Variety of picture cards for Asher-Law stereoscope, London, England, 1960-1968
Stereoscopes were first demonstrated to the Royal Society in 1838 by Charles Wheatstone (1802-1875). They were handheld devices that enabled the viewer to see a 3D image through the viewfinder. This optical illusion was created by placing two slides of the same subject, drawn from different viewpoints, in the holder. The two images merge to form a 3D view. The picture cards were made by Keeler of London. They show simple images that children would easily recognise such as a giraffe, an elephant and a car. Stereoscopes were essentially a novelty. However, these picture cards were for use with an Asher-Law stereoscope (A662626) which helped diagnose sight problems. These stereoscopes were developed in the 1950s by ophthalmologists H. Asher and Frank Law (1898-1987).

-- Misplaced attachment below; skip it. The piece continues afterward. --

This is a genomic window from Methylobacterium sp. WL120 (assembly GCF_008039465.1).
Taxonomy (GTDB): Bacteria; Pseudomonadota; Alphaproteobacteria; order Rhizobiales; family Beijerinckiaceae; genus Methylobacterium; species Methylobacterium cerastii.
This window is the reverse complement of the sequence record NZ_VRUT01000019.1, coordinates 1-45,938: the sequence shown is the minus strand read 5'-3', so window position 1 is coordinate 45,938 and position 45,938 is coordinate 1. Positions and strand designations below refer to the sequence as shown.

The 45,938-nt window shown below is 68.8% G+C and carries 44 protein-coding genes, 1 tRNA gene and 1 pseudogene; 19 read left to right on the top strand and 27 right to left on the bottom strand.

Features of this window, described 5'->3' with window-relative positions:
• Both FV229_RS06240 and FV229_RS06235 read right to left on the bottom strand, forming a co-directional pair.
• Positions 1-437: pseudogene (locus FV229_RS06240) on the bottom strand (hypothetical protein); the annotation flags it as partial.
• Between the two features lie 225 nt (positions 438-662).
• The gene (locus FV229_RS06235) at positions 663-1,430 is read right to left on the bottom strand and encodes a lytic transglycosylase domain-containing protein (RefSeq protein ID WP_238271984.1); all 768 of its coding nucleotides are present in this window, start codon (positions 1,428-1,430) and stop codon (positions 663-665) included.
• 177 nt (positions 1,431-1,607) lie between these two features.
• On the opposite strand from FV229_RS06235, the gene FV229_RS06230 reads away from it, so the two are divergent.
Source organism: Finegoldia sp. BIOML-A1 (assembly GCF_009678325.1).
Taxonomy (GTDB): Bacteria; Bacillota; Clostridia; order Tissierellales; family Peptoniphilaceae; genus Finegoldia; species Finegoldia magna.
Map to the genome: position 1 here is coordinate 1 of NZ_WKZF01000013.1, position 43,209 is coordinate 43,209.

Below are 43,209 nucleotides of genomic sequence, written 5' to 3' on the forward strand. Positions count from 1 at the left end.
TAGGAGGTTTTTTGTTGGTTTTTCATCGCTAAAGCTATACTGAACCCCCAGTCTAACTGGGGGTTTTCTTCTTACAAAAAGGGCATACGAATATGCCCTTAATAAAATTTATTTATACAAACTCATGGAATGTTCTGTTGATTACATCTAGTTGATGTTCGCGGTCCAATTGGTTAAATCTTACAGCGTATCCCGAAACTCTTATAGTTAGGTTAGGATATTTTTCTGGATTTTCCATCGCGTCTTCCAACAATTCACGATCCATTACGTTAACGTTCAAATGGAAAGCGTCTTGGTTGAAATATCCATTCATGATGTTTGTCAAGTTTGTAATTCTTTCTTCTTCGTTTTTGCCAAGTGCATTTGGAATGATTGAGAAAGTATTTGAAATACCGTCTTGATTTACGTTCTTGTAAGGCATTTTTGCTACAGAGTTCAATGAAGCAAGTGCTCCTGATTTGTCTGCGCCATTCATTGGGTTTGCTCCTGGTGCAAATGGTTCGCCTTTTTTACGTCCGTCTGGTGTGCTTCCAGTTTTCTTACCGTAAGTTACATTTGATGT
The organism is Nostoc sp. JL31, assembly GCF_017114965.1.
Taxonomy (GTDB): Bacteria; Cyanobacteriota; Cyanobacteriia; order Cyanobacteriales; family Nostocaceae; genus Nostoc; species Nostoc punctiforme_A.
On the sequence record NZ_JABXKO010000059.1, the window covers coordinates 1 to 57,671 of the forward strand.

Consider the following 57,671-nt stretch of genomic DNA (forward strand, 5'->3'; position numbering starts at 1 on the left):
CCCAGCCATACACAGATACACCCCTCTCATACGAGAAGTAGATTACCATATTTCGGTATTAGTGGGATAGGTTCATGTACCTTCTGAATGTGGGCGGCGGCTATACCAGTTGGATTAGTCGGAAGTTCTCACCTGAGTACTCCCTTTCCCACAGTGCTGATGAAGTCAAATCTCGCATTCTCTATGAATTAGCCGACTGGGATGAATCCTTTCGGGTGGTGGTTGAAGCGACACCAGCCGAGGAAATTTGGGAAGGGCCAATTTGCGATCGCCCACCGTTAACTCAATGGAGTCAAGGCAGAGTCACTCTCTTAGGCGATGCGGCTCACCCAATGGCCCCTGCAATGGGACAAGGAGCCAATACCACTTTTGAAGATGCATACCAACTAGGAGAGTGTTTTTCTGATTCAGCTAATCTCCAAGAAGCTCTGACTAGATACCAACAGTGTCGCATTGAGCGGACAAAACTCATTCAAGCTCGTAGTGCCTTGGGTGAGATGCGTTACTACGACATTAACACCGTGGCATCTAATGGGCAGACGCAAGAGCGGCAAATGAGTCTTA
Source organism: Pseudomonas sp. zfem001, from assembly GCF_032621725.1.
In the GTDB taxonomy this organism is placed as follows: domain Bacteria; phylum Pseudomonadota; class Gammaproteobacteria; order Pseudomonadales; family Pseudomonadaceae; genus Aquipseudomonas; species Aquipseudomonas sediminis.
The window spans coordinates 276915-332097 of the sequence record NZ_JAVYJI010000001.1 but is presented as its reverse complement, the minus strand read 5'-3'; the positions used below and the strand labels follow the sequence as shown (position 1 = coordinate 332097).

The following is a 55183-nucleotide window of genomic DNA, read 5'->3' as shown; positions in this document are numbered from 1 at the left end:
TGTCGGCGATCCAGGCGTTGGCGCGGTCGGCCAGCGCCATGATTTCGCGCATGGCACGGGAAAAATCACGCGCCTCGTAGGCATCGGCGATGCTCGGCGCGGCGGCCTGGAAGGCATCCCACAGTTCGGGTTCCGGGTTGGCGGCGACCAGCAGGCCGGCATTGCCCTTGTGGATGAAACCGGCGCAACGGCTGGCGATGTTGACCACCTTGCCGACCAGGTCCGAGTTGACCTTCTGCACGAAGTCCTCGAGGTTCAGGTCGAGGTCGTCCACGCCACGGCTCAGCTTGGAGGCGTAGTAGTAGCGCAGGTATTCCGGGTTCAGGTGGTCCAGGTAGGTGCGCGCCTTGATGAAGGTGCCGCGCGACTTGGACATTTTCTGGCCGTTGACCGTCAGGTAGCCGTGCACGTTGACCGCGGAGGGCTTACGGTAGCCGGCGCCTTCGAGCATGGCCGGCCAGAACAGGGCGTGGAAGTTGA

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A branch of physics that deals with the properties and behaviour of both visible and invisible light. The field includes the generation, transmission, and detection or perception of light.
Glossary: stereoscope picture